Ogemdi Ude is a Nigerian-American dance artist, educator, and doula based in Brooklyn, New York. She creates performances that investigate how Black folks’ cultural, familial, and personal histories are embedded in their bodies and influence their everyday and performative movement. She aims to incite critical engagement with embodied Black history as a means to imagine Black futurity. Her work has been presented at Brooklyn Arts Exchange, Danspace Project, Gibney, Center for Performance Research, Movement Research at the Judson Church, Streb Lab for Action Mechanics, Lewis Center for the Arts, La Mama Courthouse, and for BAM’s DanceAfrica festival. She currently serves as Head of Movement for Drama at Professional Performing Arts School in Manhattan and is adjunct faculty in the Dance MFA at the University of the Arts in Philadelphia. She is a Lower Manhattan Cultural Council Creative Engagement Grantee, a member of Gibney’s 2020 Moving Toward Justice Cohort, and a 2019-2020 Center for Ballet and the Arts at NYU Resident Fellow. She graduated Magna Cum Laude with a degree in English, Dance, and Theater from Princeton University.

Natalia Tikhonova is multidisciplinary artist, curator, and researcher currently based in Saint Petersburg, Russia. Natalia is from the family of scientists, and she received her first education in the field of theoretical physics. After working as a telecommunications engineer in the United States and Brazil, in 2011 she moved to St. Petersburg, where she began practicing art. She graduated from the “School of the young artist” of Pro Arte Foundation, St. Petersburg Art College and got a Masters degree in curatorial studies on a united program from Smolny and Bard College. She works with mediums ranging from videos, poems, painting and installations to social and curatorial projects where non-art analytic methods are combined with traditional art practice. Her projects are mainly dedicated to the states of instability and fluidity as she contemplates questions of memory, identity, personal and political borders. The changing space and time of art’s presences from the perspective of “exhibition” are reflected in Natalia’s curatorial projects that exist in the form of nomadic practices or online platforms. Her art projects address determined processes and changing trails of time, history, identity, collective memory and structures of feelings based on the topics of post-Soviet, traumas, militarism, archives, mass media, and propaganda using the personal reflections, affective domains and analytical methods. has Natalia participated in the V Moscow international Biennale of Young art, the Ural Biennale of contemporary art, the festival “Modern art in a traditional Museum”, the project “Start” at Winzavod, at festivals Shelter (Helsinki), Gamma. She publishes her research and texts at syg.maaroundart.org, Krapiva. She has also curated and co-curated various online and offline projects: “Communication management unit”, “Nplusonerooms”, “Radio hopes and dreams. Moscow Edition” for the Garage Museum, educational project “Natural Circulation” and “Handbook” in a partnership with the NCCA in St. Petersburg.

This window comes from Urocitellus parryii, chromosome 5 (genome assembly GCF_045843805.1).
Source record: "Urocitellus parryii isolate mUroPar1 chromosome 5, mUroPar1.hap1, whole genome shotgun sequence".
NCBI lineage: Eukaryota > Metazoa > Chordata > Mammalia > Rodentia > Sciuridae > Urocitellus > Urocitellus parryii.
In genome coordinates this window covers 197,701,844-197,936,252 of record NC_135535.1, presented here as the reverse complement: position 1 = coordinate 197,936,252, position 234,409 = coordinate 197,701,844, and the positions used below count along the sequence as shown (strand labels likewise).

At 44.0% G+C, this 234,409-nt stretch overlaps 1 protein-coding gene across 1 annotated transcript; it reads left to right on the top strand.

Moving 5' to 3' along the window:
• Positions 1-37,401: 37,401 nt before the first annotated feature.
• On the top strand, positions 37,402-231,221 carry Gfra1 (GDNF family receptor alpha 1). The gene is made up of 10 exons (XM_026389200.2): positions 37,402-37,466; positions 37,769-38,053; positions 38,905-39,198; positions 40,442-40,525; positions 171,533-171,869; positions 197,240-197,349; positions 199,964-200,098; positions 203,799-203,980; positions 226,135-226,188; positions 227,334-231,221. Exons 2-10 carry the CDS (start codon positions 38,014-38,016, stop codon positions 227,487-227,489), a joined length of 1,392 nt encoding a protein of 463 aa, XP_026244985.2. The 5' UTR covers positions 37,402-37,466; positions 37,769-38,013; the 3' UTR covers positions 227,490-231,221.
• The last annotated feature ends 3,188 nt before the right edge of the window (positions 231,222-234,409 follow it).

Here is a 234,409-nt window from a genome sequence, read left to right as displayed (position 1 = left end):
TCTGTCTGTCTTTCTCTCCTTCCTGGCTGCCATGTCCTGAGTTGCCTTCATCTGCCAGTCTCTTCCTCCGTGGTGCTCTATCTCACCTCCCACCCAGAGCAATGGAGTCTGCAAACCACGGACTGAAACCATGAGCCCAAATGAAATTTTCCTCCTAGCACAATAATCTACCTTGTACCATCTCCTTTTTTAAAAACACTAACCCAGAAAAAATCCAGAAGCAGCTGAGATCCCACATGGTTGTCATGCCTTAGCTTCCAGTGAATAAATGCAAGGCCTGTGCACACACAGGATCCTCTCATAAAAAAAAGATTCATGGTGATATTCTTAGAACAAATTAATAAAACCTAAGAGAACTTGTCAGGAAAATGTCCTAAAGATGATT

Funding for Language Reversal is provided by Abrons Arts Center with support from the Trust for Mutual Understanding. Additional funding provided by Princeton’s Lewis Center for the Arts.

The 2020-2021 Season at Abrons Arts Center is supported, in part, by generous grants from the Howard Gilman Foundation, the Mertz Gilmore Foundation, the Harkness Foundation for Dance, the Jerome Foundation, the Scherman Foundation, The Andrew W. Mellon Foundation, the Andy Warhol Foundation for the Visual Arts, the Jacques and Natasha Gelman Foundation, the Jerome Robbins Foundation, the Trust for Mutual Understanding, and other generous Henry Street Settlement funders. This program is also supported, in part, by public funds from the New York City Department of Cultural Affairs and support from the New York State Council on the Arts with the support of Governor Andrew M. Cuomo and the New York State Legislature.

Image credit: Carlos Cardona